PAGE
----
Get the gear and the idea
Like road cycling gear, mountain biking getup needs to be stretchy and moisture-wicking, but the style is relaxed and roomier. Checkout DHaRCO, who offer an extensive range to both women and men.
Gloves as well as elbow and knee protectors are a good idea too. G-Form are lightweight, flexible pads, which instantly harden on impact and I can tell you from experience they work. Finally, don’t skimp on the helmet.
Good news is most dedicated mountain bike parks/trails are rated green, blue and black, just like ski trails, for difficulty so you can build your way up with your skill set.
It is, however, a good idea to seek out some skills sessions. Chocolate Foot in Sydney offer clinics to build your mountain bike skills and will have you tackling obstacles you never imagined from the outset. Choose from one on one tuition or group clinics, they even have women’s clinics and kids clinics and a regular “shred school.”
If you’re not in Sydney then Google will help you out. Once you find a good coach, they’ll help you minimise your spills, squash your fears, fill you with confidence and have you whooping around gnarly trails in no time.
Where to ride in Australia
Check out where to shred locally on Trailforks – a database of over 11,000 trails for beginner to expert. Also there are 155 clubs in Australia and countless Facebook groups running regular social rides.
A boom in the activity over the past few years has driven trail investment in every state and territory.
New shredders will find plenty to explore in Cairns – an iconic region that offers 700-kilometres of documented trails, including Smithfield Mountain Bike Park, the world’s highest profile rainforest trail system. Trails sculpted out of volcanic clay twist their way through Tropical North Queensland’s magnificent vine-wrapped jungles on jagged ridges overlooking the Reef.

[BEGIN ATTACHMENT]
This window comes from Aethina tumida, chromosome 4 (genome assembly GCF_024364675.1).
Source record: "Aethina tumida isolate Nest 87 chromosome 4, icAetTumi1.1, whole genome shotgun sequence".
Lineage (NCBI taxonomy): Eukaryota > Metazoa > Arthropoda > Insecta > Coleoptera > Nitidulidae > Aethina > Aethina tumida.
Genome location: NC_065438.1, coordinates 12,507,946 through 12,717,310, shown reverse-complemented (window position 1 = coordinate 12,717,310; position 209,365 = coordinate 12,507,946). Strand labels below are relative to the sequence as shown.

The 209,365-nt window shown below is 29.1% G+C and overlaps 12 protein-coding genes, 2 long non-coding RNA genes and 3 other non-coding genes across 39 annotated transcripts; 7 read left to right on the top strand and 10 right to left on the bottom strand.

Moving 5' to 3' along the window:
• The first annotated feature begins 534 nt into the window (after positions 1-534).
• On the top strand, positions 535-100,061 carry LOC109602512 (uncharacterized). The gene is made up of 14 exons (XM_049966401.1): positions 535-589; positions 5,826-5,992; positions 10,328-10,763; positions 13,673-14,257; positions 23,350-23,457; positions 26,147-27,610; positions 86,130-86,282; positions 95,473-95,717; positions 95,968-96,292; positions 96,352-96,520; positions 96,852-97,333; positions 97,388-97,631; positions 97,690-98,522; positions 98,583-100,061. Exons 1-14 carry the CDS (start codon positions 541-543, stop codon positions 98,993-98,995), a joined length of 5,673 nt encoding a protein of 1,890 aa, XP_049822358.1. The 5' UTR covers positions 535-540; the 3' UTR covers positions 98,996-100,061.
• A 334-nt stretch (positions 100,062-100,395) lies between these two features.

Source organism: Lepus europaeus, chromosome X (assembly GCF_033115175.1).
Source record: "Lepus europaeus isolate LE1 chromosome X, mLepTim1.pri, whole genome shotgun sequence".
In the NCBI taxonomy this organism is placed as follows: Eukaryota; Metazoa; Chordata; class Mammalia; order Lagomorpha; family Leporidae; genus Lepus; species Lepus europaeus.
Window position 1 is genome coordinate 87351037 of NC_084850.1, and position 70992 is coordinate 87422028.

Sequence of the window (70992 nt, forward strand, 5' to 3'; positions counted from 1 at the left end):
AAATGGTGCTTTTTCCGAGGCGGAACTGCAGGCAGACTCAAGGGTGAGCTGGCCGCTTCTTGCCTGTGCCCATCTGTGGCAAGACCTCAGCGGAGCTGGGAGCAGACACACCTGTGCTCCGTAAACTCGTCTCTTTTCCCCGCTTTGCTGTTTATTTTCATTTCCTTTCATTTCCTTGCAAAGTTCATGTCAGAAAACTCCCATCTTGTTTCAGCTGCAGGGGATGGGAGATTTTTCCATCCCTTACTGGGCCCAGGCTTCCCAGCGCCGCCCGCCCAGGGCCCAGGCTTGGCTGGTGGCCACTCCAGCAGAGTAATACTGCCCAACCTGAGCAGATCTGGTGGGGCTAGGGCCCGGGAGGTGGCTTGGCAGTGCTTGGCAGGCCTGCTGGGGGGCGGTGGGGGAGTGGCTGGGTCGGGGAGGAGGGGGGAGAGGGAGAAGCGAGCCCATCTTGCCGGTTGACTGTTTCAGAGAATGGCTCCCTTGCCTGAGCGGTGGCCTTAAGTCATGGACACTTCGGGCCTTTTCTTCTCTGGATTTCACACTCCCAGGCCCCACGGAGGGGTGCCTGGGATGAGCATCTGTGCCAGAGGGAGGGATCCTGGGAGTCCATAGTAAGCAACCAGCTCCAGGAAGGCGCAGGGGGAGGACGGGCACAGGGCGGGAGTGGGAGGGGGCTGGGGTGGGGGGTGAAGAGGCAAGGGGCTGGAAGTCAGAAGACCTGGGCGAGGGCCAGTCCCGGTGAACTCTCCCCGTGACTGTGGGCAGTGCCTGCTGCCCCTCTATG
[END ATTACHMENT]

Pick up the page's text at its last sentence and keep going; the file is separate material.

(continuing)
In Victoria’s High Country, Mt Buller is among a select group of mountain biking destinations around the world recognized for offering large-scale mountain bike facilities and something for every rider. There is over 100-kms of trails, including 40-kilometres of singletrack.
Also, at the rooftop of Victorian Alpine National Park, Falls Creek showcases 40-kms of gravity and flow in mesmerising alpine terrain.
New South Wales
Thredbo, where riders get lifted to the top of Australia, has long been a summer pilgrimage for mountain bikers. In recent years, the Snowies region has massively expanded its trail network to compete for the trails-for-everyone crown. A little lower down at Lake Crackenback Resort, a network of beginner and family friendly trails makes the snowy mountains supercharged for all.
On the doorstep of Canberra, a 50-km network of professionally built and maintained trails at Stromlo Forest Park is one of the most popular in the country for mountain bikers, BMX riders and bike-loving families.
Ninety minutes east of Launceston, you’ll discover the largest single mountain bike project ever undertaken in Australia. Blue Derby is a purpose-built 125-km single-trail network through Tasmania’s pristine natural environment catering for all skill levels. The project has made news around the world for single-handedly reviving the struggling local economy. Derby is overflowing with mountain-biker joy and local pride.
The other option is St Helens Mountain Bike Trails in the scenic Bay of Fires, though you’ll need to be fit or have an e-bike for the climb.
Up for a bigger adventure?
It’s surprising where two wheels can take you – think multi-day trips exploring back-country wildernesses on long-distance trails. Once you get the hang of it, bike adventures are limitless.
When the travel ban lifts with your new found mountain bike skills you can hit the trails across the USA, Canada, Europe and beyond.